A Mirror for the Church: Preaching in the First Five Centuries

A Mirror for the Church: Preaching in the First Five Centuries

A Mirror for the Church: Preaching in the First Five Centuries

A Mirror for the Church: Preaching in the First Five Centuries


It might be assumed that Christian preachers have always proclaimed the same unchanging message in the same unchanging way to similarly comprised and receptive congregations. But this assumption is far from accurate. Throughout history the style and subject matter of sermons have repeatedly changed to meet the shifting needs of congregations molded by contemporary events. "A Mirror for the Church" explores this dynamic as it developed in the early church.

In examining sermons preached during the first five centuries of church history, David Dunn-Wilson answers some important questions: Who were the first preachers? What did they preach about, and what methods did they use? What kinds of people made up the first congregations, and how did they relate to the world around them? In the process, Dunn-Wilson uncovers the homiletic themes that remained constant in early church history and shows how preachers and their churches adapted to waves of social change. He also suggests ways in which the priorities of the early church might inform preaching and Christian practice today.


Preaching has never existed as a discrete and separate discipline. It has always functioned in context. Barth may overstate the case when he claims that "preaching can take place, meaningfully, only in church," but there is no doubt that preachers and congregations need one another. Their existence has always been symbiotic, and long before they were segregated in pews and pulpits, a strange, oscillating "love-hate" relationship developed between them. Throughout the centuries, that relationship generated its own inner dynamic as preachers had to adapt their style and themes to congregations' changing needs. Consequently, in every age, the sermons that are preached reveal the preoccupations both of those who preach and those who listen, illuminating the interaction between them.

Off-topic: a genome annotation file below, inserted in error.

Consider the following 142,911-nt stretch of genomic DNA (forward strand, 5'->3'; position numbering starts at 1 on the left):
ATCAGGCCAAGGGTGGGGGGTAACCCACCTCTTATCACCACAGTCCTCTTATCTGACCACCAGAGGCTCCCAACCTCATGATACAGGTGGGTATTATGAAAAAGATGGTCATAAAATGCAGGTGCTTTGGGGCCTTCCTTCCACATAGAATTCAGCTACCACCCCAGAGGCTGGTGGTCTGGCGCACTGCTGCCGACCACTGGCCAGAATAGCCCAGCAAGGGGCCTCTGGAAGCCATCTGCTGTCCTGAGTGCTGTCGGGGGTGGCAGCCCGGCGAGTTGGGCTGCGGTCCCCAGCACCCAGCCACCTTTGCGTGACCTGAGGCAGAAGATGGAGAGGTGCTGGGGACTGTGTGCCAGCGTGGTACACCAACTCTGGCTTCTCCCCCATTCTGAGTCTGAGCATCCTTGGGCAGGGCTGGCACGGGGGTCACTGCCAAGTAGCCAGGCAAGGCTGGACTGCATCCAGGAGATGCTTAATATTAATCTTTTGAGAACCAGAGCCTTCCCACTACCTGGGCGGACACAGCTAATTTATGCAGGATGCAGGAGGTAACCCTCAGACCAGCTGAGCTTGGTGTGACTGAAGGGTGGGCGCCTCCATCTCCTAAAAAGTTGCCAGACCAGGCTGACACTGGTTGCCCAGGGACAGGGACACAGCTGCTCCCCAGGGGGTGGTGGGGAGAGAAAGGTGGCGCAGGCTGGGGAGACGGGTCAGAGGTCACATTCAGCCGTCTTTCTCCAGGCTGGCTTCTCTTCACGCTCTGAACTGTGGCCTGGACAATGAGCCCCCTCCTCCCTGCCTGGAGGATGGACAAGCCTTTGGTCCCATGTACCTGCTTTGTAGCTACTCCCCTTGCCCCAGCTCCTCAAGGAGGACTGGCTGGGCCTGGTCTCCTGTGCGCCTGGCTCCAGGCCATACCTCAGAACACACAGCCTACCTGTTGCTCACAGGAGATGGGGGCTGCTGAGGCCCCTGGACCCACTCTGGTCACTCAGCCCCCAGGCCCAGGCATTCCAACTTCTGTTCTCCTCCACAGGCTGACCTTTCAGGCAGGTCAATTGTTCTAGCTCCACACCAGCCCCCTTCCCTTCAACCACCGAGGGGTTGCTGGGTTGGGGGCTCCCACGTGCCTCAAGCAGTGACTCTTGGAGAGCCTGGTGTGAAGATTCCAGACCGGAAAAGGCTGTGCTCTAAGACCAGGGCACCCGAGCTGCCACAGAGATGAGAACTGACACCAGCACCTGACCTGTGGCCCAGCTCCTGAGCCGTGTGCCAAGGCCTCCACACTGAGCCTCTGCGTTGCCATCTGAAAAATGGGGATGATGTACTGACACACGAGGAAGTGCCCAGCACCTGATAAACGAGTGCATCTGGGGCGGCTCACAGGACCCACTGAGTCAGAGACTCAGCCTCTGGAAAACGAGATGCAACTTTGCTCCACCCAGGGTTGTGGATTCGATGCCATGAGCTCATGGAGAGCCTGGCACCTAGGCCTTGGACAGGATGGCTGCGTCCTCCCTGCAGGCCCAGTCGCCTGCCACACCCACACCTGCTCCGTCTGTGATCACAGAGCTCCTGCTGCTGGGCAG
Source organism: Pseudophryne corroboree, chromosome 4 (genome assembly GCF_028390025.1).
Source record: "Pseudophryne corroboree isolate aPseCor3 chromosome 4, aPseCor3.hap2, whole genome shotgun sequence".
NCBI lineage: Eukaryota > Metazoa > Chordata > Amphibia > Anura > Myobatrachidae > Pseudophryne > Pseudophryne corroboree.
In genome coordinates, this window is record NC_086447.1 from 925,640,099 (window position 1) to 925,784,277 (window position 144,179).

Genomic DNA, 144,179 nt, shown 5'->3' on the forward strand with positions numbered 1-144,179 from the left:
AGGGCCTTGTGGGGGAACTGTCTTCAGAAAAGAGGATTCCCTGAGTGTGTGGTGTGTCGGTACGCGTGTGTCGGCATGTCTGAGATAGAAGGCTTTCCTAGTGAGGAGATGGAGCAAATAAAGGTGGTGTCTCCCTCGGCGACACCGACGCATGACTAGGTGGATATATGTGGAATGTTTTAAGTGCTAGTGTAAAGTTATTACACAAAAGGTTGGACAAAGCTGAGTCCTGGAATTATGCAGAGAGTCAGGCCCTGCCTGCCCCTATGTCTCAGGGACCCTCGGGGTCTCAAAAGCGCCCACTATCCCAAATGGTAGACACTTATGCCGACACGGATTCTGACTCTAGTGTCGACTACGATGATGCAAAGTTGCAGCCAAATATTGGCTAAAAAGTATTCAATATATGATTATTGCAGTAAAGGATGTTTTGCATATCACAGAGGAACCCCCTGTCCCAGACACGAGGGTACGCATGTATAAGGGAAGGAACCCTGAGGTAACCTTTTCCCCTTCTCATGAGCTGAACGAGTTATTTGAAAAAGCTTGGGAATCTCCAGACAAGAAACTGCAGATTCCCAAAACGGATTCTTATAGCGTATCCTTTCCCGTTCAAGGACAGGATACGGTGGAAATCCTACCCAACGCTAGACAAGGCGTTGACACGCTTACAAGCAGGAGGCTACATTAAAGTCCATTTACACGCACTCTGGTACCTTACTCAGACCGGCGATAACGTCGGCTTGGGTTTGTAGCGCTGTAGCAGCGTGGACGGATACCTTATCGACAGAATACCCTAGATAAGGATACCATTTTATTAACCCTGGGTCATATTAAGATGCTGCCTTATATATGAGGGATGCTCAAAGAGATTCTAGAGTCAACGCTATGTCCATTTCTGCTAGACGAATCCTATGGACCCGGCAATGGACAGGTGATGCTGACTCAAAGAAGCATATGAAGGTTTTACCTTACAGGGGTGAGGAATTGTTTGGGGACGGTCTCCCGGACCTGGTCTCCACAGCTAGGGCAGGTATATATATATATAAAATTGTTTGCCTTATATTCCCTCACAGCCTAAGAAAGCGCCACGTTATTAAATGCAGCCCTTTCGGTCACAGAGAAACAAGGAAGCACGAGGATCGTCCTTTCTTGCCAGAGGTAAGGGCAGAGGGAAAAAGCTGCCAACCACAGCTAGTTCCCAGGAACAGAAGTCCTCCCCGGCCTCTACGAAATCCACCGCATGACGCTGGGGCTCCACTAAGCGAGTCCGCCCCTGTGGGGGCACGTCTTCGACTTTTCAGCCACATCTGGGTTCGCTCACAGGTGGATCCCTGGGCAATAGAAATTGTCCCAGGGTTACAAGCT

When we consider the preacher-congregation relationship during the first five centuries of the church's history, we discover that there are significant questions to be asked. Who are the first preachers? What do we learn when we listen to familiar figures of church history functioning as preachers? What do they preach about and what methods do they use? What kinds of people form the early congregations? What issues are uppermost in their minds, and how do they relate to the world around them?

The choice of material within such a broad subject must be selective, and inevitably there will be characters and events that remain untouched. Nevertheless, it is clear that besides the common concerns which dominate the preaching of all ages, each ecclesiastical era has its own specific, homiletic priorities. New demands, at first almost imperceptible, grow in force until they bring about veritable sea changes in the church's life. The major . . .

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